President Biden Says the Quiet Part Out Loud in New York: “No More Drilling”
At a campaign event in New York on Sunday, President Joe Biden bragged about stopping oil and natural gas drilling during his time in the White House and vowed to block future production.
Biden made the remarks in an apparent back-and-forth with a member of the crowd who was pressing him to stop development in the United States, as the Washington Examiner reports:
“President Joe Biden made an apparently unscripted remark Sunday night that there will be ‘no more drilling’ under his watch, in response to someone in the crowd at his rally with Gov. Kathy Hochul (D-NY).
“‘No more drilling,’ he said, waving his hand with a back-and-forth motion. ‘There is no more drilling. I haven’t formed any new drilling.’”
“The person was holding up a sign that read, ‘5 more years of drilling is a lose-lose!,’ and could be heard yelling back at Biden about offshore leases. He responded, ‘that was before I was president. We’re trying to work on that to get that done. Thank you.’”
Biden: “No more drilling. There is no more drilling. I haven’t formed any new drilling.” pic.twitter.com/AD7GOLpvzF
— The Post Millennial (@TPostMillennial) November 7, 2022
More Mixed Messages
The Biden administration has repeatedly pushed mixed messages on domestic oil and natural gas production despite a global energy crisis that has raised prices for Americans. In fact, just days ago White House Regional Communications Director Haris Talware tweeted that Republicans are “constantly lying on this key issue” when they say the president has slashed oil drilling.
Earlier this year, Biden promised to “work like the devil to bring gas prices down” and use “every tool at our disposal to protect American businesses and consumers from rising prices at the pump.” Energy Sec. Jennifer Granholm even explicitly called on the industry to boost output, saying, “we need more supply … right now, we need oil and gas production to rise to meet current demand.”
Yet, Biden, Granholm, and other top officials have opposed energy infrastructure, considered a crude oil export ban, increased taxes and fees, stalled federal leasing, and showed a stunning lack of understanding of energy markets by claiming oil companies control gasoline prices on an “hour by hour” basis.
President Biden touting that “There is no more drilling. I haven’t formed any new drilling” – two days before Election Day, nonetheless – is just another example of the president continually undermining the American energy industry as drivers are paying historically high prices at the pump.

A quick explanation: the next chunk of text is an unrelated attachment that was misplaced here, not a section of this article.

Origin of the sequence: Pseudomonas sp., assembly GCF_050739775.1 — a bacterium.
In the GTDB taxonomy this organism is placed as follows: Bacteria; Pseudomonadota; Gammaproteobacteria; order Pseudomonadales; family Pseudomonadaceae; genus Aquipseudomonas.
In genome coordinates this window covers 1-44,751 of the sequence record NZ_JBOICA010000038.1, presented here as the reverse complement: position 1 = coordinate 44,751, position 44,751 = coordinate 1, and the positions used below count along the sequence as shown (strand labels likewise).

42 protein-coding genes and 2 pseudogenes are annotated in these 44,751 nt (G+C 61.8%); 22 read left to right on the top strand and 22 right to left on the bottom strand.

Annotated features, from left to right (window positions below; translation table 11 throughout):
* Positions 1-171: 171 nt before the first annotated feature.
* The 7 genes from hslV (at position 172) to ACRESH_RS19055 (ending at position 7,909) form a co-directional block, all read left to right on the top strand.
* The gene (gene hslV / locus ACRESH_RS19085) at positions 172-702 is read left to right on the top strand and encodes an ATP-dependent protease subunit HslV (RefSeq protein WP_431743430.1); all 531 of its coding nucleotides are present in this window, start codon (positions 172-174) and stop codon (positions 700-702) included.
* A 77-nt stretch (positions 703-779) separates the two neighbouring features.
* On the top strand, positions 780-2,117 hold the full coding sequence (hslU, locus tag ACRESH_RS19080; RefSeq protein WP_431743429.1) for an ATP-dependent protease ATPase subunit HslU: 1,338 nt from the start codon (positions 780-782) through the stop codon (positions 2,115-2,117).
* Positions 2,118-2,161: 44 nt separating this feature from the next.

Biden’s remarks were also instructive of where the administration is headed on the Outer Continental Shelf five-year offshore leasing program, apparently looking to separate himself from the previous administration by greatly restricting offshore oil and natural gas production.
Already, the Interior Department has allowed the existing plan to expire without a new plan in place, for the first time ever, and new lease sales are likely still months away – if they happen at all.
Biden’s comments of “that was before I was president. We’re trying to work on that to get that done,” indicates the administration is strongly considered the option it floated earlier this summer of scrapping offshore lease sales altogether. Interior’s most recent draft left the option on the table for no new leasing, although new requirements in the Inflation Reduction Act may make it difficult to hold no sales.
That would have a terrible affect on the American energy industry as an E&E News analysis of the Interior’s proposed plan found:
“The Biden administration estimates that slashing offshore oil sales would both increase the amount of crude the U.S. buys from other countries and depress oil demand by hiking fuel prices, validating a common industry criticism of climate policy.” (emphasis added)
Bottom Line: While the Biden administration may claim that it wants to boost domestic output, off-the-cuff moments like this coupled with policies that do the opposite continue to add to the mixed messages and uncertainty for the future of America’s energy industry.